help? 'tough' mozzarella?

Discussion in 'Dairy' started by cathleenc, Mar 8, 2010.

  1. cathleenc

    cathleenc Well-Known Member Supporter

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    What is causing my mozzarella to be tough? How can I get the melt-in-your-mouth tenderness of store-bought fresh mozzarella?

    I finally have succeeded with making mozzarella the 'long' way, no citric acid no microwave no shortcuts. First batch - temps got away from me and it was hard and tough but I figured the too high temps were the cause. Second batch - I had those temps down perfectly! Cheese is much better, but still not light and 'melty', has a tougher rind too.

    any ideas why?

    I brined both batches for 2.5 hours after firming the hot cheese in ice water.

    thanks!
    Cathy
     
  2. cmharris6002

    cmharris6002 Well-Known Member Supporter

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    If you post your recipe I can help you troubleshoot :)
     

  3. cathleenc

    cathleenc Well-Known Member Supporter

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    from '200 Easy Homemade Cheese Recipes' by Debra Amrein-Boyes

    3.5 gallons whole raw milk
    (our cow tested at 6.1% fat & 4.1% protein) last month
    1/4 tsp thermophilic culture (LH 71)
    1/4 tsp calcium chloride
    1/4 tsp liquid rennet (using animal rennet)
    cool 18% saturated salt brine
    (I added a small small sprinkling of LP 400 lipase)

    1) warm milk to 92 degrees, sprinkle culture on top, let culture rehydrate for 5 minutes, stir in, let milk culture for 45 minutes.
    2) add calcium chloride & rennet, each individually diluted in 1/4 cup cool water, stir in, let set for 1 hr till firm curd forms.
    3) cut curd, let set for 5 minutes to rest.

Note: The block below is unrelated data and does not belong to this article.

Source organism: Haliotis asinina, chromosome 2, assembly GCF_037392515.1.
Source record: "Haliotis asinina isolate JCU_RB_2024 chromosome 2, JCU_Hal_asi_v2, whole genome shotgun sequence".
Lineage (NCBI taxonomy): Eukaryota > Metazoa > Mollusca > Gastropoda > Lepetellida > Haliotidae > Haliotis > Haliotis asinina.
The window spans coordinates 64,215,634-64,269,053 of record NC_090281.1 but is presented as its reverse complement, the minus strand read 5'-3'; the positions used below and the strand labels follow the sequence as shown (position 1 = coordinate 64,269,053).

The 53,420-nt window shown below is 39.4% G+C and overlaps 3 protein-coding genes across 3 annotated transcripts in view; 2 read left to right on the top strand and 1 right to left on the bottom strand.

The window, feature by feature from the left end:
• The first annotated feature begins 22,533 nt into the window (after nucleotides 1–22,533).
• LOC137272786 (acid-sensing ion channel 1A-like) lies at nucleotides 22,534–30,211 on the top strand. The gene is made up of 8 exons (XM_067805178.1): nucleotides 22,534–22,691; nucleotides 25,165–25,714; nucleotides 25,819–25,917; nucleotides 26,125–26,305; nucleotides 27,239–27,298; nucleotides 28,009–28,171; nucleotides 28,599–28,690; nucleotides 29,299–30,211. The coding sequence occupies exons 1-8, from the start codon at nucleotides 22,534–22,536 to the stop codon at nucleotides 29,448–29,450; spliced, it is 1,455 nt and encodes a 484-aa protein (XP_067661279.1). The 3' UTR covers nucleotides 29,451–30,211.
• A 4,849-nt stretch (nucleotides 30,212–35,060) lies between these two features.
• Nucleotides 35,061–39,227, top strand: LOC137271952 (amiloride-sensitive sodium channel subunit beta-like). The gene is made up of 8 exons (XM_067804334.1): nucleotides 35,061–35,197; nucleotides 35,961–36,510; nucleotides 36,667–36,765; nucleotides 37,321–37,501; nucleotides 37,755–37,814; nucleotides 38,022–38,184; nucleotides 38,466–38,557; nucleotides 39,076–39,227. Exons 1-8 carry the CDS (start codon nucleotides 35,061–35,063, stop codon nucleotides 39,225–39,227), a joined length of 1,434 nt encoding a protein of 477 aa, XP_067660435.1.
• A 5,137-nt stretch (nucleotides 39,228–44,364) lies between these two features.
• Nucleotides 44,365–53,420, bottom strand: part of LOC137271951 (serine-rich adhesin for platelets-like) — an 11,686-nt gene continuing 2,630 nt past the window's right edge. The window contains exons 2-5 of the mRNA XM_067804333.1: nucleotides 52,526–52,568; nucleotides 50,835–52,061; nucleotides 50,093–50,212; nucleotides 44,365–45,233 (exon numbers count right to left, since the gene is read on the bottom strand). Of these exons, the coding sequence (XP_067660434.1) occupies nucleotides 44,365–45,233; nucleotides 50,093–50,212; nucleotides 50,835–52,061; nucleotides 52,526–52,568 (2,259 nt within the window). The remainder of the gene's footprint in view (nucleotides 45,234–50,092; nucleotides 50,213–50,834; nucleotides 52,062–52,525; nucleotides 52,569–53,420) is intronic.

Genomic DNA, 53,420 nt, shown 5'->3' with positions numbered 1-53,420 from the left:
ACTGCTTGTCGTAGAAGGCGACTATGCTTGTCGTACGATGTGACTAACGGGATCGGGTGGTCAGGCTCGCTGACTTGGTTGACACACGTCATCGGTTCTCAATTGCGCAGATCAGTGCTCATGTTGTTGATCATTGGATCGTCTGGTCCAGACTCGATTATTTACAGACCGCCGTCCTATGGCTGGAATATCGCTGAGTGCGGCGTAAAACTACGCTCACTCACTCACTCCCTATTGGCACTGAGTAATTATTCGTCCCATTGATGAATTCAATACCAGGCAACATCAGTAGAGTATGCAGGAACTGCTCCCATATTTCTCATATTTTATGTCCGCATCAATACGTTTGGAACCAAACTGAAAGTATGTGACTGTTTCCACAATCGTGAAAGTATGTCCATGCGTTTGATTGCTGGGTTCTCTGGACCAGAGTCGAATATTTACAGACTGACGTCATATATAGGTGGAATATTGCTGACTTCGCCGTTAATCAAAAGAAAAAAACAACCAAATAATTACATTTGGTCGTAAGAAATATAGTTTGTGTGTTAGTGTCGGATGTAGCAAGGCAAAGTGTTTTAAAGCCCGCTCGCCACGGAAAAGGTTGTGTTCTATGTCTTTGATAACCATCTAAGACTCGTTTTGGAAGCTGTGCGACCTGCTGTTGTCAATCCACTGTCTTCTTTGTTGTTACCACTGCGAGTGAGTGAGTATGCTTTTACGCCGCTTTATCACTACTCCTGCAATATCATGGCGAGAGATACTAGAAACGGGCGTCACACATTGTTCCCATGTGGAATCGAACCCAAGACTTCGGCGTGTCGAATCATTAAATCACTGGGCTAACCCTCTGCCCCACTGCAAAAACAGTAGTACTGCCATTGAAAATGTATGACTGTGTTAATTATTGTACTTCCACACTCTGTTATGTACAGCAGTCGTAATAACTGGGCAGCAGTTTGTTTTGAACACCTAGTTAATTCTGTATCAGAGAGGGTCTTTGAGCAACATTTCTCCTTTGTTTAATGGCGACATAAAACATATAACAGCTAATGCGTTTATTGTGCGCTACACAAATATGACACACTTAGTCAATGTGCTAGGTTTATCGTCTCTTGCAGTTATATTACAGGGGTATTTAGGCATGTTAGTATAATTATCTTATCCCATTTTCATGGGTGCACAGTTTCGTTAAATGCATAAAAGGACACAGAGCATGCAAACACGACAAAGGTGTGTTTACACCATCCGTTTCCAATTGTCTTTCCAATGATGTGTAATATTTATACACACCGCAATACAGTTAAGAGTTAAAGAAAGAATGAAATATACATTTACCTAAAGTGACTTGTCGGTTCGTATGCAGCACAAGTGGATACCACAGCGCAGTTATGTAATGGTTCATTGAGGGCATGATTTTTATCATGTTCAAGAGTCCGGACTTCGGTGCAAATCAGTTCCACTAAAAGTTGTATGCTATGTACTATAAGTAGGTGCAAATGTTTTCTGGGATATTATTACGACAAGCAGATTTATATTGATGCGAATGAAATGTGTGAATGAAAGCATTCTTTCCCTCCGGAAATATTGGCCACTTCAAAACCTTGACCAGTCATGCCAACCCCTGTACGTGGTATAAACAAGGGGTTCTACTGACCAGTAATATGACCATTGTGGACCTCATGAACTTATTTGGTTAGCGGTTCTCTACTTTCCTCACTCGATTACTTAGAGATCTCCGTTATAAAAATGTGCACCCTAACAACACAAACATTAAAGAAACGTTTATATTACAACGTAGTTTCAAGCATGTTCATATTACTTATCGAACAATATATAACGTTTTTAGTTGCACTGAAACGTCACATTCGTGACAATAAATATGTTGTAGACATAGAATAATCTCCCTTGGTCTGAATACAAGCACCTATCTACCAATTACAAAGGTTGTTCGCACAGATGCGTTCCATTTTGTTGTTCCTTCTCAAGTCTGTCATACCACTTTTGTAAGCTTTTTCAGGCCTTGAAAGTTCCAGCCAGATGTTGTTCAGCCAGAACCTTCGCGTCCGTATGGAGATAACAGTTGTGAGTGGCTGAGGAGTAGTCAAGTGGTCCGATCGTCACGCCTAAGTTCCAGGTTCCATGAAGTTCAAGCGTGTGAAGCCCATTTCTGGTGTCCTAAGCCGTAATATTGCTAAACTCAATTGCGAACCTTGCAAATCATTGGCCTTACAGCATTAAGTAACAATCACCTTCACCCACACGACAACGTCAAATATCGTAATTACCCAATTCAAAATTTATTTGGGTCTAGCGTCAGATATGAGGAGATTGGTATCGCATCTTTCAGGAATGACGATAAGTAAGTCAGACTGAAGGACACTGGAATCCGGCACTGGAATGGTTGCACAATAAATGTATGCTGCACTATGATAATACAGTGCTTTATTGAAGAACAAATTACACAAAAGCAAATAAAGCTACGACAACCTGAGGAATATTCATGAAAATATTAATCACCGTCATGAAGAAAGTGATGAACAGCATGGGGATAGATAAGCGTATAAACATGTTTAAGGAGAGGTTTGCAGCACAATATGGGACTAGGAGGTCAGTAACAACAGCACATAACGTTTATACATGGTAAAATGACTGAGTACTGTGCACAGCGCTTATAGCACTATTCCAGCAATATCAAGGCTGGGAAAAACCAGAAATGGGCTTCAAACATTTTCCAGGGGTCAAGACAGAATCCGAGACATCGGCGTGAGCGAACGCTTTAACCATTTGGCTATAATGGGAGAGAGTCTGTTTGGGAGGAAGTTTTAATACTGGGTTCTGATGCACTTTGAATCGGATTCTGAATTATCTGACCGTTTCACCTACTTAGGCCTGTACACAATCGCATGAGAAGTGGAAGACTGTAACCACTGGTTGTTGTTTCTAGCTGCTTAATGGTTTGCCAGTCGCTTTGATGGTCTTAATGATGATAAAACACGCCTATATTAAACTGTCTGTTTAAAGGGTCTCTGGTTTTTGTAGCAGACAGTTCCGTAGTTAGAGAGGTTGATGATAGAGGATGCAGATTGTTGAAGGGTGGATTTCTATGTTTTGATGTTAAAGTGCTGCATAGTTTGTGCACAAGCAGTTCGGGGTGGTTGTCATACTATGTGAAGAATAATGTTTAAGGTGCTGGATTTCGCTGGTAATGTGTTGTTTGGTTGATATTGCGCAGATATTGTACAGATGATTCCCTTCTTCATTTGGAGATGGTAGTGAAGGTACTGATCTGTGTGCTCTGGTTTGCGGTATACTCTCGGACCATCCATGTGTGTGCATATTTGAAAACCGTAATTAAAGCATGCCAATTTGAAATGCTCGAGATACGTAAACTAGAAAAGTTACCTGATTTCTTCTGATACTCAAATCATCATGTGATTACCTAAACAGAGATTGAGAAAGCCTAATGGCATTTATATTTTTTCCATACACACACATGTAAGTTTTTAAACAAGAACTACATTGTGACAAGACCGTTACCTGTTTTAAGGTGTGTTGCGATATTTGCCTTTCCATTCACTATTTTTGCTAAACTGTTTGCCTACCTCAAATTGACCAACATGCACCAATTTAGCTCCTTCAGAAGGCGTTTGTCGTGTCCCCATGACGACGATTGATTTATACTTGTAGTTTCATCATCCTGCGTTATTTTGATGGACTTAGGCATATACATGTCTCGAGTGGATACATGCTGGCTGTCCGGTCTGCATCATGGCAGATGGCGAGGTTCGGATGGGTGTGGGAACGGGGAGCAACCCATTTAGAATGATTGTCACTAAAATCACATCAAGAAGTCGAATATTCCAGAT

4) begin heating cut curd, over course of 1/2 hour, till it reaches 102 degrees, stirring gently. Do not heat too quickly. Turn off heat and let sit for an additional 15 minutes, stirring gently to prevent curds from matting.
    5) drain whey, let curds set for 2-3 hours in bottom of pot, kept at 102 degrees, flipping curd mat from time to time.
    6) cut curds into 1" cubes on cutting board.
    7) put curds into stainless steel bowl, cover with water heated to 168 degrees.
    8) using heat resistant gloves, form large ball from curd cubes. When ball is firm, remove from water and begin stretching and pulling it untill cheese is smooth and shiney.
    9) immerse cheese into cold ice water to firm
    10) brine chilled cheese in brine for 2-3 hours, turning several times.

    my thought about what I could be doing wrong:
    - when I had the curd in hot water to stretch I used a pot directly over a low flame to keep the temp up. Maybe the temp got too hot in direct contact on the bottom of the pot?

    -if that was the problem, then how do you keep the water hot enough to melt/stretch/soften the cheese?

    - I lost very little cream in the stretching process. The water did get opaque - but not as opaque as other attempts and the cream did not literally ooze out when being worked. I tried very hard to be gentle during this step.

    ideas? suggestions?

    thank you!
     
  4. cmharris6002

    cmharris6002 Well-Known Member Supporter

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    Do you have a pH meter? My guess is that you did not develop enough acidity. I have used this recipe myself and never quite reached 5.0. If you have Tim Smith's book, his recipe worked well for me, but it still took way longer than 2-3 hours to reach 5.0. From my experience, I find this recipe too low on culture for such an acid loving cheese. When working with these cheeses 1/4t per gallon works much better.

    But what works really well is to cheat a little :) You can use four gallons of milk, 2 gallons warm and two gallons cold. Add 1/4t Thermo and 1/4t Meso (or 1/2t thermo but I like to use both) to the warm milk, ripen for an hour. Add 2t citric diluted in 1/4c cool water to the cold milk, combine warm and cold milk. Bring the temp up to 92F and proceed with the recipe as written. It is just a little cheat and if will improve your texture by far!!

    Christy
     
    Last edited: Mar 9, 2010
  5. cathleenc

    cathleenc Well-Known Member Supporter

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    will try that next week, thank you!

    what is the name of Tim Harris's book?

    no ph meter, no wet bulb hygrometer yet. Still on my wish list. There is a highly successful artisinal cheesemaker within 3 miles of our house - I called and asked for help/advice. He tolerated my call but pretty quickly cut me off, telling me to get those two tools, master them, use them for 6 months, then feel free to call him back. He told me which ones to buy and where to buy them. I'm hoping they prove to be the things that help jump my cheesemaking to the next step!

    Thank you, Christy. I really appreciate your generous sharing of knowledge here.